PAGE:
Bohemia Historical Society

1519 Locust Avenue
Bohemia, NY 11716

In 1854, Jan and Catherine Kratochvil, Jan and Barbara Vavra and Joseph Koula and his wife arrived in the United States from what is now the Czech Republic. They had taken part in the widespread revolutions against autocratic rule that had shaken Europe in 1848 and came seeking a new life in the United States.  Work was hard to come by in New York and the men tried to support themselves as street musicians.  In 1855, Vavra became ill and was told by his doctor to move to the country.  Through an agent, he bought, apparently sight unseen, 5 acres of land from the farm of Alexander Wallis abut 50 miles east of the city in an area of Long Island known as Lakeland.  The purchase was a disappointment, scrub oak and dwarf pine made less inviting by a covering of soot from recent forest fires. The couples nevertheless determined to settle there.

Josef Koula was a carpenter and while the others dug the land and felled the trees, he built the houses. The families soon ran out of money and had to look for work. This they found at 50 cents a day on the estate of Colonel William Ludlow, a few miles away on the shore of the Great South Bay. Koula and his wife eventually moved to Boston, leaving only the two other couples. The first child was born in the settlement on April 1, 1858, Charles Peter, the son of Jan and Catherine In 1854, Jan and Catherine Kratochvil, Jan and Barbara Vavra and Joseph Koula and his wife arrived in the United States from what is now the Czech Republic. They had taken part in the widespread revolutions against autocratic rule that had shaken Europe in 1848 and came seeking a new life in the United States.  Work was hard to come by in New York and the men tried to support themselves as street musicians.  In 1855, Vavra became ill and was told by his doctor to move to the country.  Through an agent, he bought, apparently sight unseen, 5 acres of land from the farm of Alexander Wallis abut 50 miles east of the city in an area of Long Island known as Lakeland.  The purchase was a disappointment, scrub oak and dwarf pine made less inviting by a covering of soot from recent forest fires. The couples nevertheless determined to settle there.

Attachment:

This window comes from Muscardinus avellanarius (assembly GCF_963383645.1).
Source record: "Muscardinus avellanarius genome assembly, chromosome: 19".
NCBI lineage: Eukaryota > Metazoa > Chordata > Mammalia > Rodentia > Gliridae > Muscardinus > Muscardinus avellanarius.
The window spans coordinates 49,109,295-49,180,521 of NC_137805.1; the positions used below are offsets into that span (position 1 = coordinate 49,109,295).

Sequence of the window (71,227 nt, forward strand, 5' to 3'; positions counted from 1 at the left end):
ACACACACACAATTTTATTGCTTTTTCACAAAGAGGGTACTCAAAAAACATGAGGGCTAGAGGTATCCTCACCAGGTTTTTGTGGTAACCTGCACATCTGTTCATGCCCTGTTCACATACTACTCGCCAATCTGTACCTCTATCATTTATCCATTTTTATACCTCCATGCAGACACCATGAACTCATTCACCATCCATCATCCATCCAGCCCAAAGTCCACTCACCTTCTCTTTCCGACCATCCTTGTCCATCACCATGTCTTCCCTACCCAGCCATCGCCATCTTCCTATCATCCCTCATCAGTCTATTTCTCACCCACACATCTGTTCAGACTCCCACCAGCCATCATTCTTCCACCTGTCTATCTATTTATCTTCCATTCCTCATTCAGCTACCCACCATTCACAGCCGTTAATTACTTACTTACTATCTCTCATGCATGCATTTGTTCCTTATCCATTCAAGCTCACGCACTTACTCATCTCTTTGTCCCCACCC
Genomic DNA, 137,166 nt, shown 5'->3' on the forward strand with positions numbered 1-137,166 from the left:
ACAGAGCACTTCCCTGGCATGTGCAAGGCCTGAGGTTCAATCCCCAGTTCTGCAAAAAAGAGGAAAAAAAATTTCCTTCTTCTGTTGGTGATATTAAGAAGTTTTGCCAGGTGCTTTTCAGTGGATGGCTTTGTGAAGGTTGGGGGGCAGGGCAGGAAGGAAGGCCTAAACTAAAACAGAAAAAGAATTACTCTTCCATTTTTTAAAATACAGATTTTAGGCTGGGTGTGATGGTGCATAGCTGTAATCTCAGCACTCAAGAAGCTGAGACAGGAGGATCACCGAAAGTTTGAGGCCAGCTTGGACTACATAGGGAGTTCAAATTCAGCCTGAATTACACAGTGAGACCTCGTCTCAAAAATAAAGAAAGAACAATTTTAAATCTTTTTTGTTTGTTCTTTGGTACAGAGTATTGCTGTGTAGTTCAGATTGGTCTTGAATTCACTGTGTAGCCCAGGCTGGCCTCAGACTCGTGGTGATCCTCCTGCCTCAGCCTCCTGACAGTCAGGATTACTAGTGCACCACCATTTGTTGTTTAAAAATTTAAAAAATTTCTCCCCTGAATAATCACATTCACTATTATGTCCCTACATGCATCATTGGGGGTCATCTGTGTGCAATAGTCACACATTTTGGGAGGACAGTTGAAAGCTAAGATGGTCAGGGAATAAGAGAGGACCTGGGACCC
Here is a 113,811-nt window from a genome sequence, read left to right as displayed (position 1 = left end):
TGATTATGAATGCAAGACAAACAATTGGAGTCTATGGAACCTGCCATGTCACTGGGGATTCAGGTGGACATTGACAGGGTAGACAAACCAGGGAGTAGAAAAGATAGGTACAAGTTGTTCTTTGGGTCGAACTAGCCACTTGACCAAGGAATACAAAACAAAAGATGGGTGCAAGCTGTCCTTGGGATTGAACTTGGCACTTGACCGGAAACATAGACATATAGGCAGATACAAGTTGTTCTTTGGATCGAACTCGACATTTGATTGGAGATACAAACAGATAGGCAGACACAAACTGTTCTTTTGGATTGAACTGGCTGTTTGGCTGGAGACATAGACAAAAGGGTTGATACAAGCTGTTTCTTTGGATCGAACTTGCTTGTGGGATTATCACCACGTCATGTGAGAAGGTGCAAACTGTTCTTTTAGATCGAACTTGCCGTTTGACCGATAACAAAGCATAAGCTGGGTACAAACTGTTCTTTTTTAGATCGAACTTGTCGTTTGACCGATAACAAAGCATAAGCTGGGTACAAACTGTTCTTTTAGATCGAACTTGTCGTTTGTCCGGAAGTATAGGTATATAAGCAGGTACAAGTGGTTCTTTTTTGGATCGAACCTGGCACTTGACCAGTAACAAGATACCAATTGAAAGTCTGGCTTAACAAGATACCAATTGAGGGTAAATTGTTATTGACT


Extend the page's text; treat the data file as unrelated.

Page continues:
Josef Koula was a carpenter and while the others dug the land and felled the trees, he built the houses. The families soon ran out of money and had to look for work. This they found at 50 cents a day on the estate of Colonel William Ludlow, a few miles away on the shore of the Great South Bay. Koula and his wife eventually moved to Boston, leaving only the two other couples. The first child was born in the settlement on April 1, 1858, Charles Peter, the son of Jan and Catherine Kratochvil.

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